After the Holocaust, the situation had changed dramatically.  Israel, the new state was being formed as a new hope as an entity that would throw off thousands of years of oppression in the diaspora.  It needed a language not connected to the diaspora or to the utter destruction of Jewish communities of Europe.  Yiddish was seen as a ghetto language connected to defeatism and death.  Moreover, there was now no “home base” for Yiddish.  The Nazis had destroyed the Jews of Poland and the Stalinists had suppressed the Yiddish of the Soviet Union.  The urge to move to integration in the rest of Europe was very strong and had always had strength in all Western countries like the United States where the children of immigrants were no longer using Yiddish in daily life.  Without replenishment, nourishment and interaction with the former “Eastern European homeland”, the remnants of Yiddish in the US, Canada, Australia, etc., simply evaporated except for very small pockets. 

 

Furthermore, in the short term, Israel was receiving more immigrants from Middle Eastern countries than from the West.  It made no sense to use Yiddish as language of communication.  To them this would seem like one more indication of European dominance in the state.  In fact, the majority of Jews in Israel were of Eastern origin until the arrival of the Russians in the nineties.  It is a myth that Israelis were mainly of European origin.   The majority were middle easterners who grew up in Arabic, Muslim and Asian societies and their descendants.  That may even still be true today.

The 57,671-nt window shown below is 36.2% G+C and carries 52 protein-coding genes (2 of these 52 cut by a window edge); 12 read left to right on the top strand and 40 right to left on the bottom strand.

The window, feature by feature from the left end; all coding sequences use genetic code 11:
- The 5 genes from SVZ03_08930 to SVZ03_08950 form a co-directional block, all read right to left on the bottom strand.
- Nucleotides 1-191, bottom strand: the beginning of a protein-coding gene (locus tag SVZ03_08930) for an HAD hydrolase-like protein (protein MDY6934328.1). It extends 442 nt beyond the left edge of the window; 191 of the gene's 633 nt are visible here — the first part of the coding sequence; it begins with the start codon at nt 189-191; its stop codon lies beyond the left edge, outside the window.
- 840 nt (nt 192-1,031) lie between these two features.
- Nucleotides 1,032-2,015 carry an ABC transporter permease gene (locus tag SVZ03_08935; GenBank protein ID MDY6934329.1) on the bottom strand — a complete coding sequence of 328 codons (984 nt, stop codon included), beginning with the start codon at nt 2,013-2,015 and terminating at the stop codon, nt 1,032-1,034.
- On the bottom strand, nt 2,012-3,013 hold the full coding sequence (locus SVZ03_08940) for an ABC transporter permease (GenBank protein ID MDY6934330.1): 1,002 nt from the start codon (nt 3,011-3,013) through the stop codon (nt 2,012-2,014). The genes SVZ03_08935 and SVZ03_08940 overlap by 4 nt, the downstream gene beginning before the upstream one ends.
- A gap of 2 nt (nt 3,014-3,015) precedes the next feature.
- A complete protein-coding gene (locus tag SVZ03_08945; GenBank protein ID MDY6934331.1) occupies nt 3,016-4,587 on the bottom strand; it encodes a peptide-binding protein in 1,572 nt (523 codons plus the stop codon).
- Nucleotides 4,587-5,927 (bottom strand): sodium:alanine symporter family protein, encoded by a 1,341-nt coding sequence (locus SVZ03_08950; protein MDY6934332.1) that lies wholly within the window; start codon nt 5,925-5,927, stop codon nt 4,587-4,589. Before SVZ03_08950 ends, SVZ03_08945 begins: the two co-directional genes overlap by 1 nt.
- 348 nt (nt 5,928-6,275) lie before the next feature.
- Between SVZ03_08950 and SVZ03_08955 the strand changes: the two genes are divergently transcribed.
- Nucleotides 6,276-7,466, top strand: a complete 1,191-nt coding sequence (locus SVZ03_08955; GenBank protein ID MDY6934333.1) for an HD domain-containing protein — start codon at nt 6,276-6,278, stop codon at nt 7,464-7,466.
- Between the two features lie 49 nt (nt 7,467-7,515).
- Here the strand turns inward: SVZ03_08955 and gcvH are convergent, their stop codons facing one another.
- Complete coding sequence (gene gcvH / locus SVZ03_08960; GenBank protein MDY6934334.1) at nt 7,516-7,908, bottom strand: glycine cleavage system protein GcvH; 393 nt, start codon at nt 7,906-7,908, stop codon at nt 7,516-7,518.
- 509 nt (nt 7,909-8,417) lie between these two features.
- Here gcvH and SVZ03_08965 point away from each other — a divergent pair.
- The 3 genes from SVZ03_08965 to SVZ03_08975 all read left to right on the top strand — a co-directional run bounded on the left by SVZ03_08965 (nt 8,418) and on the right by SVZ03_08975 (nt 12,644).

Today, there is only one Yiddish speaking population that is growing.  There are a number of traditional Jews, especially among Hasidim, who still prefer to speak Yiddish for their daily needs.  They tend to limit Hebrew to the religious sphere although they will speak Hebrew in Israel to communicate with the state, just as one sect in Quebec, speaks basically Yiddish and French. 

 

This is the great irony.  In order for me, a secular Jew, from a left leaning Yiddishist background to find small children to speak Yiddish to, I have to find members of the Lubavitch Hasidic community to deal with!  My son travels by bike from Brooklyn to NYU and has to pass through a Hasidic neighbourhood on the way.   He described his sense of amazement as he biked listening to wall to wall Yiddish on the streets, past stores with Yiddish signs and overtaking long lines of yellow and black school buses parked on the street, all with Yiddish lettering on them.  Talk about a strange world!   The pity is that none of these people is discussing Marx, or Shakespeare or Tolstoy or Plato in Yiddish the way my father did.  That part of the Yiddish world has almost disappeared. 

 

Rubin 


From: jcinostalgia@googlegroups.com [mailto:jcinostalgia@googlegroups.com] On Behalf Of mimieng.basslake@rogers.com
Sent: January 7, 2008 5:47 PM
To: jcinostalgia@googlegroups.com
Subject: [JCINostalgia] Article from thestar.com
 

 

Rubin and Leorah: This article is from yesterday’s TO Star. What a story - the resurrection of a language unspoken for over 2,000 yrs! I wondered though, why Ben Yehuda didn’t take the perhaps easier route by popularizing one of the existing languages (eg: Yiddish). Is it because he felt he had to go back that far to find a language that would be acceptable to all the different and scattered sects that you spoke of? Mimi 

Please visit link: http://www.thestar.com/article/291369